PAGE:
Now back in England, as a Cromwellian supporter, he ran unsuccessfully for Parliament in 1659 for West Looe. Despite his political alliegances, he was well-treated at the Restoration, although he lost some of his Irish lands. In 1662, he was invited to join the 'Invisible College', a club of intellectuals and was a charter member of the Royal Society of the same year. This year also saw him write his first work on economics, his Treatise of Taxes and Contributions. Petty counted among his many scientific interests naval architecture: he had become convinced of the superiority of double-hulled boats, although they were not always successful; the Experiment reached Porto on 1664, but sank on the way back. He was knighted by Charles II and returned to Ireland in 1666, where he remained for most of the next twenty years.
The events that took him from Oxford to Ireland marked a shift from medicine and the physical sciences to the social sciences, and Petty lost all his Oxford offices. The social sciences became the area that he studied for the rest of his life. His primary interest became Ireland’s prosperity and his works describe that country and propose many remedies for its then backward condition. He helped found the Dublin Society in 1682. Returning ultimately to London in 1685, he died in 1687.
He regarded his life in bittersweet terms. He had risen from humble origins to mix with the intellectual elite and was by 35 a considerably wealthy man and leading member of the 'progressive sciences'. Nonetheless, he was insecure about his land holdings and his ambitions of obtaining important political posts remained frustrated. Perhaps he expected the astronomical rise he experienced in his early years to continue throughout his life. Contemporaries described him, nonetheless, as humorous, good-natured and rational.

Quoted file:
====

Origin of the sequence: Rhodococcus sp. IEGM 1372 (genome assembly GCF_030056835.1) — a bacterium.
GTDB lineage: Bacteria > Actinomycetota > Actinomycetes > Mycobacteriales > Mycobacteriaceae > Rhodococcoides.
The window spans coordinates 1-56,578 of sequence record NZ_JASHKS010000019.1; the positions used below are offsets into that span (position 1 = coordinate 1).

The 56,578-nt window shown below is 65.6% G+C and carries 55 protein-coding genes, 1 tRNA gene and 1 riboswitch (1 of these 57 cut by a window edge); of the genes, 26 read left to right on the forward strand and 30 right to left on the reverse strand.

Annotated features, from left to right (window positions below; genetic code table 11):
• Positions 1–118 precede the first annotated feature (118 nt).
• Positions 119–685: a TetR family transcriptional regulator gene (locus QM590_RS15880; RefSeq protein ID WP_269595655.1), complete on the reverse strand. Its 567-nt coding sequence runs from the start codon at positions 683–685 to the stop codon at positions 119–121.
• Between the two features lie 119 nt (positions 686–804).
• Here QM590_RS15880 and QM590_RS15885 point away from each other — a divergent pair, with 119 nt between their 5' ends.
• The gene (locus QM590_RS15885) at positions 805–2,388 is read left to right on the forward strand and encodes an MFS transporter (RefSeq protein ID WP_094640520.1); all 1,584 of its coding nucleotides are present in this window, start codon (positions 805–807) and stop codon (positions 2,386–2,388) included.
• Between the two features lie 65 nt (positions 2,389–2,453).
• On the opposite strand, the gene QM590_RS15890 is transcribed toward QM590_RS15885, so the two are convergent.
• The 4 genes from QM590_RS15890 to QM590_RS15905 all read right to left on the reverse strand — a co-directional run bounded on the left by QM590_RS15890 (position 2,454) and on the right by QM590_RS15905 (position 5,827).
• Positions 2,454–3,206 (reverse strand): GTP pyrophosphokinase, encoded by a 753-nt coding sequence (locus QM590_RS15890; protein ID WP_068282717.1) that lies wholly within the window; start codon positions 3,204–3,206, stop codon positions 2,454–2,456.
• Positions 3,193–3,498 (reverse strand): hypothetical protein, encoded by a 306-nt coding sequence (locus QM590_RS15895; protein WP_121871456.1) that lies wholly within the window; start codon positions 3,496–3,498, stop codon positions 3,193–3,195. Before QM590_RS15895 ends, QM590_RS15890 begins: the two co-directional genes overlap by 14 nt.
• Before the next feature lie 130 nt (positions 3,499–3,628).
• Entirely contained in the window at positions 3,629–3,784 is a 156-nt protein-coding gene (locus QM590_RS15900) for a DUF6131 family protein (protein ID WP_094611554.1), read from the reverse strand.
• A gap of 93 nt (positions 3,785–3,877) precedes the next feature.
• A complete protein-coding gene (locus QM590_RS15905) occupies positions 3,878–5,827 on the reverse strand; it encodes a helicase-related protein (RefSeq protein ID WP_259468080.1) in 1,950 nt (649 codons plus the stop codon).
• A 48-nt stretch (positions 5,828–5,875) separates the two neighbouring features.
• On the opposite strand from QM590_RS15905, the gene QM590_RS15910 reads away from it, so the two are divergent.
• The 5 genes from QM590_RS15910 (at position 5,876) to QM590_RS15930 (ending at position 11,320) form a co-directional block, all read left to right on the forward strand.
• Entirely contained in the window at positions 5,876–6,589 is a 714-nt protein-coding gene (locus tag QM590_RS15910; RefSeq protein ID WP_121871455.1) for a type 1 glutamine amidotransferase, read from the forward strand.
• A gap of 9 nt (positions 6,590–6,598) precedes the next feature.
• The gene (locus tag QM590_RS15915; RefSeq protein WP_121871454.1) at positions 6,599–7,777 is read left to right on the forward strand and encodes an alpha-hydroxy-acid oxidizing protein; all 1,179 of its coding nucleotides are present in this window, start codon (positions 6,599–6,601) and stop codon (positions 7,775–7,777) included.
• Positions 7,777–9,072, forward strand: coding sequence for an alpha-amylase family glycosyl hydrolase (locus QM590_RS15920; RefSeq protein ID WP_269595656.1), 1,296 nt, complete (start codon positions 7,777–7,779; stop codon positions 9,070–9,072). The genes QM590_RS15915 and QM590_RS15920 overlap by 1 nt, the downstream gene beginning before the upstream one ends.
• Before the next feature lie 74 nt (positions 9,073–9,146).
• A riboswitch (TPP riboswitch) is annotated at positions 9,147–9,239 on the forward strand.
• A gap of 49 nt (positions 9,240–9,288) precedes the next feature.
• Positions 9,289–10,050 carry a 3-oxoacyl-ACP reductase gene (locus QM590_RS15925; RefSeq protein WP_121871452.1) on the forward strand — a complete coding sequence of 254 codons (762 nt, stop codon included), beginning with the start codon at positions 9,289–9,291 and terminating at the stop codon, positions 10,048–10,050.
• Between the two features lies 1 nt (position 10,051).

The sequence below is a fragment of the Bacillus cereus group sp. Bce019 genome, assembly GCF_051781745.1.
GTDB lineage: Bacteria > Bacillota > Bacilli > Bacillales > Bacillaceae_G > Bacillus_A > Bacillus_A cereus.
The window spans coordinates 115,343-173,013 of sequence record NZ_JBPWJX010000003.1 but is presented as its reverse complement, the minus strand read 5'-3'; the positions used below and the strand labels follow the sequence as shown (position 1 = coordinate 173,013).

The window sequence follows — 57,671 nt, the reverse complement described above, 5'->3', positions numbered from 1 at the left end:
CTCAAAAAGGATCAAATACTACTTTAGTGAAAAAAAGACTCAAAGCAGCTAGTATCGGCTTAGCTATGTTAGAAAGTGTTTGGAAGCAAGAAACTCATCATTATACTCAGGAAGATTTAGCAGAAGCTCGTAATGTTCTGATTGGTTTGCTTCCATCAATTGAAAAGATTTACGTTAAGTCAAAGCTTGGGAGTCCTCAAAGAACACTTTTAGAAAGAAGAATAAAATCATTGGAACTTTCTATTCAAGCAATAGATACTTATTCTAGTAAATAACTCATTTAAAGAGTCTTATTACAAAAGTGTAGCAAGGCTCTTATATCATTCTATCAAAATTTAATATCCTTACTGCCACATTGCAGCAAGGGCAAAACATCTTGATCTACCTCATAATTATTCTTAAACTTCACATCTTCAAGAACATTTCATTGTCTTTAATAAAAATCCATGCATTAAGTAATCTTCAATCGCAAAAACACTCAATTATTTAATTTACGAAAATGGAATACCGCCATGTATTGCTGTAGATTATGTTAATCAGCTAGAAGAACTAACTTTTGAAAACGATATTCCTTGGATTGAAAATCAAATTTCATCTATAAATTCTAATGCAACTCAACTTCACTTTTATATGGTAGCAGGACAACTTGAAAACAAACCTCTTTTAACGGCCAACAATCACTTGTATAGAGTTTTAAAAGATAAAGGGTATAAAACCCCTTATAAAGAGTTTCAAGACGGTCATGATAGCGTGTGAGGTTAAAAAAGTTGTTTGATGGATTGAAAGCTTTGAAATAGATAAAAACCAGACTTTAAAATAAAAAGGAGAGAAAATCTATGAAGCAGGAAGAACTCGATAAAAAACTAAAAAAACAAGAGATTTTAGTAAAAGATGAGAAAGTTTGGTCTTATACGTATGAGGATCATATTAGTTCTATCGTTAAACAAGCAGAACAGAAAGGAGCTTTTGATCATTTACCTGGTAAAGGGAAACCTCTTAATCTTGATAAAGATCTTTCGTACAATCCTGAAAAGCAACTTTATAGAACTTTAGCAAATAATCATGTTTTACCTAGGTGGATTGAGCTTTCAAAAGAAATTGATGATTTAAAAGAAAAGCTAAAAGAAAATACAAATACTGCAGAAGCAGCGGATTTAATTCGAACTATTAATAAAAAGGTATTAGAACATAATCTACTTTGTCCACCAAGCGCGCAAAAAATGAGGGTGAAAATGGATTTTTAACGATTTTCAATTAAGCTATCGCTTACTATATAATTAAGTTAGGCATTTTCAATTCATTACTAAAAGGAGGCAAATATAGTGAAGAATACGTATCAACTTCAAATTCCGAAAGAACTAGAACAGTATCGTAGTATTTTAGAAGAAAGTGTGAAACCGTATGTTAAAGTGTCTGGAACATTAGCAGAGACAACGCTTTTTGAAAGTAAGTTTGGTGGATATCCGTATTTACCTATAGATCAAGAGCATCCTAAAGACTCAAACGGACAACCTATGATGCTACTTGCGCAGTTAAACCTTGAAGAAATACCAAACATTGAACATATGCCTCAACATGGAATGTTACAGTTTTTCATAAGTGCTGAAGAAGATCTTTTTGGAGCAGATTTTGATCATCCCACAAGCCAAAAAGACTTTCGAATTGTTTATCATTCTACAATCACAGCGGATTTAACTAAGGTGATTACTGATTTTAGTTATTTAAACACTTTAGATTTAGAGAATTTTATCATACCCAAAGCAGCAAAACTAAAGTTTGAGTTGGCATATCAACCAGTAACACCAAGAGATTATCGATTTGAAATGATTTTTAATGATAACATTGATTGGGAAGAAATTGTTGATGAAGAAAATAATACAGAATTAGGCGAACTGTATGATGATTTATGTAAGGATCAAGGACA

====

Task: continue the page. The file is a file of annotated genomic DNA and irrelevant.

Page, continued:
He is most well known for economic history and statistic writings, pre-Adam Smith. Of particular interest were Petty's forays into statistical analysis. Petty's work in political arithmetic, along with the work of John Graunt, laid the foundation for modern census techniques. Moreover, this work in statistical analysis, when further expanded by writers like Josiah Child, documented some of the first expositions of modern insurance. Vernon Louis Parrington notes him as an early expositor of the labor theory of value as discussed in Treatise of Taxes in 1692. 
Before discussing Petty's economic theories, it is important to point out two crucial influences in his life. The first is Thomas Hobbes, for whom Petty acted as personal secretary. According to Hobbes, theory should set out the rational requirements for ‘civil peace and material plenty’. As Hobbes had centred on peace, Petty chose prosperity.
Secondly, the influence of Francis Bacon was profound. Bacon, and indeed Hobbes, held the conviction that mathematics and the senses must be the basis of all rational sciences. This passion for accuracy led Petty to famously declare that his form of science would only use measurable phenomena and would seek quantitative precision, rather than rely on comparatives or superlatives, yielding a new subject that he named political arithmetic. Petty thus carved a niche for himself as the first dedicated economic scientist, amidst the merchant-pamphleteers, such as Thomas Mun or Josiah Child, and philosopher-scientists occasionally discussing economics, such as Locke.